Once you are home allow your new kitten/cat to get used to one room at a time and begin to mix the scents of dog and kitten around your home. Allow the kitten/cat to have a safe place to run and hide away, which is dog scent free. You might want to install a stair gate for instance. Once both are familiar with each other’s smell you can introduce your dog to your kitten/cat safely by keeping your dog on a loose lead and allowing your kitten/cat somewhere to hide such as a kitten pen or cat carrier or on the other side of the stair gate. Allow a few hisses from your kitten/cat and a few sniffs from your dog and distract each by offering small pieces ham or chicken. Repeat this two or three times on a daily basis for a short period of time and gradually over the next few weeks begin to allow longer periods of interaction. When your new kitten/cat appears begin to throw a handful of treats or a toy in the opposite direction so your dog begins to associate the arrival of the kitten/cat with something nice happening and soon your dog will stop taking any notice of the new kitten/cat and wait for all those good things to appear elsewhere. Eventually your new cat will venture over the stair gate and hopefully you will be ready with treats for your dog.
What if my dog won’t stop chasing my cat/kitten?
If your resident dog is a small animal chaser by design you might want to pop a muzzle on whilst doing this and if you spot any signs of prey related behaviour (staring intently, dilated pupils, stiffening of the body, stalking, salivating, becoming overly excited) increase the scent mixing over the next few weeks so the kitten becomes a familiar part of the group. If this doesn’t work perhaps it would be wise to re-home the cat/kitten or seek advice from a qualified behaviourist via your vet.
Resident dog to a new puppy:
Since your new puppy is still immature they are more likely to be welcomed into the group especially if they are of the opposite sex. They will be welcomed even more if your resident dog and new puppy are already familiar with the smell of each other. Therefore when you visit your new puppy at the breeders take an old towel or small piece of blanket that smells of your home and resident dog and bring something back that smells of your new puppy. You can also leave your puppy carrier.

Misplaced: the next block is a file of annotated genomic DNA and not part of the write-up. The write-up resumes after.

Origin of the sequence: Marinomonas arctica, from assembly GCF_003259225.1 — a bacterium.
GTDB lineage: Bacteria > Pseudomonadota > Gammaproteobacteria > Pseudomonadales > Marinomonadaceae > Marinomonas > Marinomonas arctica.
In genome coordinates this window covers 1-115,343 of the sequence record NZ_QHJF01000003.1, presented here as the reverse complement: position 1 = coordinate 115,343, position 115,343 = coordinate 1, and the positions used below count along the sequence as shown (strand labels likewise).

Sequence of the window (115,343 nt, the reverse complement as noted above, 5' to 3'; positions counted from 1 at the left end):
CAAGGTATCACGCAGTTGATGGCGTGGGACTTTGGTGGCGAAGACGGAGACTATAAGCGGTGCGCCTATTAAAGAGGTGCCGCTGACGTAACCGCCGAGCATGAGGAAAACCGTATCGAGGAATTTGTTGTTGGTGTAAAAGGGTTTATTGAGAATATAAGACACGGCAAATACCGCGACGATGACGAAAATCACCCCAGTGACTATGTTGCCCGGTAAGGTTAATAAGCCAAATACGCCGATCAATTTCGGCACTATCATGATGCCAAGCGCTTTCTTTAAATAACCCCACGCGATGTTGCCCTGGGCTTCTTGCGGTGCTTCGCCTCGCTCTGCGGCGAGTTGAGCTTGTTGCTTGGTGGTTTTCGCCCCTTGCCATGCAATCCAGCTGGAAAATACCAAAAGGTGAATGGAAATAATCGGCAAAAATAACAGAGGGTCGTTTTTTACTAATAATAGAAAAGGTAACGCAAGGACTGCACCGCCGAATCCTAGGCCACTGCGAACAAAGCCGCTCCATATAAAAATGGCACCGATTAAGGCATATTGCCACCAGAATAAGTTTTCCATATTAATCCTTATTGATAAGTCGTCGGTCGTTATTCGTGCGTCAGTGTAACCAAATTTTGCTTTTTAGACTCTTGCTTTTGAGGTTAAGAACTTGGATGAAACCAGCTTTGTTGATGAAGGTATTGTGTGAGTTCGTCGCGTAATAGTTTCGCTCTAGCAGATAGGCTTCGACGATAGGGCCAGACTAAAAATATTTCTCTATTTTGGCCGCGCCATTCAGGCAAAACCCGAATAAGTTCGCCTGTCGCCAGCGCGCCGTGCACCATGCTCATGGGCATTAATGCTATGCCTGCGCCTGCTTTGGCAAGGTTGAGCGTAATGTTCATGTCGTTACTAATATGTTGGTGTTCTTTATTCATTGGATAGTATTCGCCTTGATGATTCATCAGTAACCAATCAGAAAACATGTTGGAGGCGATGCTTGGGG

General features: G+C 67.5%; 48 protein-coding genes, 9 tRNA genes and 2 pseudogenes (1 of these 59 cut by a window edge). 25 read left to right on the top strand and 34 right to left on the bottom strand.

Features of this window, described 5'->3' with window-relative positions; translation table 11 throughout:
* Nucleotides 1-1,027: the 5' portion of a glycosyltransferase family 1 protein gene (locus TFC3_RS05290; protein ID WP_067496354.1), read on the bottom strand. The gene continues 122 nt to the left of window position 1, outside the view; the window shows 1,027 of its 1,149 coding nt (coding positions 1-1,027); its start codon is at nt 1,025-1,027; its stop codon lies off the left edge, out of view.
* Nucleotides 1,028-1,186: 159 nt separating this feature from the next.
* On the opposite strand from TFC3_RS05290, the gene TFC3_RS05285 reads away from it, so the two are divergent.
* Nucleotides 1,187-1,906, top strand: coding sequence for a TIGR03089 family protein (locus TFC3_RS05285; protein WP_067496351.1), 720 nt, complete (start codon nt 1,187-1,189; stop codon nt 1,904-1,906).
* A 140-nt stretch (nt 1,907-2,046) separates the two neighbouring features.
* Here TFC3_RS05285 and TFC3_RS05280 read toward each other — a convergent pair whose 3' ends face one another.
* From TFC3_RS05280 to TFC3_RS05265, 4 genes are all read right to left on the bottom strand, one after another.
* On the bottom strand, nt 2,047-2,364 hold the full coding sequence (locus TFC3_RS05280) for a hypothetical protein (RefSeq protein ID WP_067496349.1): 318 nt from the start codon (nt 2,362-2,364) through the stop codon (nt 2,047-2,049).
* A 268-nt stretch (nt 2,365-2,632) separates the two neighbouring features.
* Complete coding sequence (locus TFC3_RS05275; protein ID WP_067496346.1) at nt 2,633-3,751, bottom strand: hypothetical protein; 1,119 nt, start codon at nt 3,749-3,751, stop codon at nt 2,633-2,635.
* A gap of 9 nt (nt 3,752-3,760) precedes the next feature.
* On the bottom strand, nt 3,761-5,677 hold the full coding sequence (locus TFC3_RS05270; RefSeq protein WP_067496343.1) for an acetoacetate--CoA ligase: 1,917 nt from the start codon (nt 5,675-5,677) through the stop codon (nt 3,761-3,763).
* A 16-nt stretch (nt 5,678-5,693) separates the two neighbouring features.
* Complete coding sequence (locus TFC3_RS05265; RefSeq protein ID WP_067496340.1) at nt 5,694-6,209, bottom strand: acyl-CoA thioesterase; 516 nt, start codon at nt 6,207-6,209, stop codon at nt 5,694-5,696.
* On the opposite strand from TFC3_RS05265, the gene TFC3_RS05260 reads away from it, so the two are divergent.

It is important at this stage to make sure your resident dog is up to date with its vaccinations, has been recently wormed and checked for fleas and other parasites.
You might be allowed to take your resident dog along to the breeders in the car or if it’s too hot wait outside so when you have finished handling your new puppy you can allow your dog to smell your hands and then offer a treat.
When your new puppy arrives make sure you have some nice treats or puzzle games that your dog can be getting on with. Place puppy into a puppy pen and allow your dog to wander around and sniff at it.
Make it a pleasant and calm experience and soon they should be the best of friends. However, you might want to make sure your resident dog has somewhere quiet to retreat to once your new puppy gains in confidence and starts hanging off your dogs ears.
Introducing a resident dog to an adult dog:
You may be thinking of taking on a dog from a rescue centre and well done if you are. However, rescue dogs often come with unwanted baggage so it’s important that you work closely with the centre’s behaviour expert who will be able to discuss with you which dog they feel will make a good match.
The initial introduction is best outside the home environment so make plans to visit the rescue centre a number of times first. The rescue centre staff will have taken a history of how your chosen dog behaves around other dogs and will have carried out an assessment. They will also be there to discuss how they feel the dogs are getting along.
If your new dog is not from a professional rescue centre you could always ask a qualified behaviourist to accompany you during the first walk to help explain how well they feel the two dogs are getting along.
Once you are happy they are getting along whilst out walking it’s time to bring them home. Bring them in together and leave a short lead that you can pick up if necessary and allow them to interact in their own time and remain calm. To decrease the chance of them fighting over a favoured resource such as a bone or a toy make sure you do not leave any lying around. When it comes to dinnertime feed them in different rooms to begin with and allow them their own space over night. Don’t over fuss either of them and allow them time to get to know each other.
They will probably show all sorts of different behaviours whilst getting to know each other so don’t overly worry unless you feel that they are becoming too excited and the “playing” is getting out of hand. If this happens calmly distract by giving them something else to do or keep one on a house line for a little while. Don’t get cross or try and force them to like each other and ask each for a sit and a wait before you give them anything fun such as a game, dinner, lead on or a food treat. It might be a good idea to arrange to take your new dog for a few training classes with a recommended reward based trainer such as someone from a registered Animal Behaviour and Training Council organisation
If they begin to fight seriously over resources such as food, toys, sleeping places or even you please seek help from a qualified animal behaviourist such as a member of the Association of Pet Behaviour Counsellors.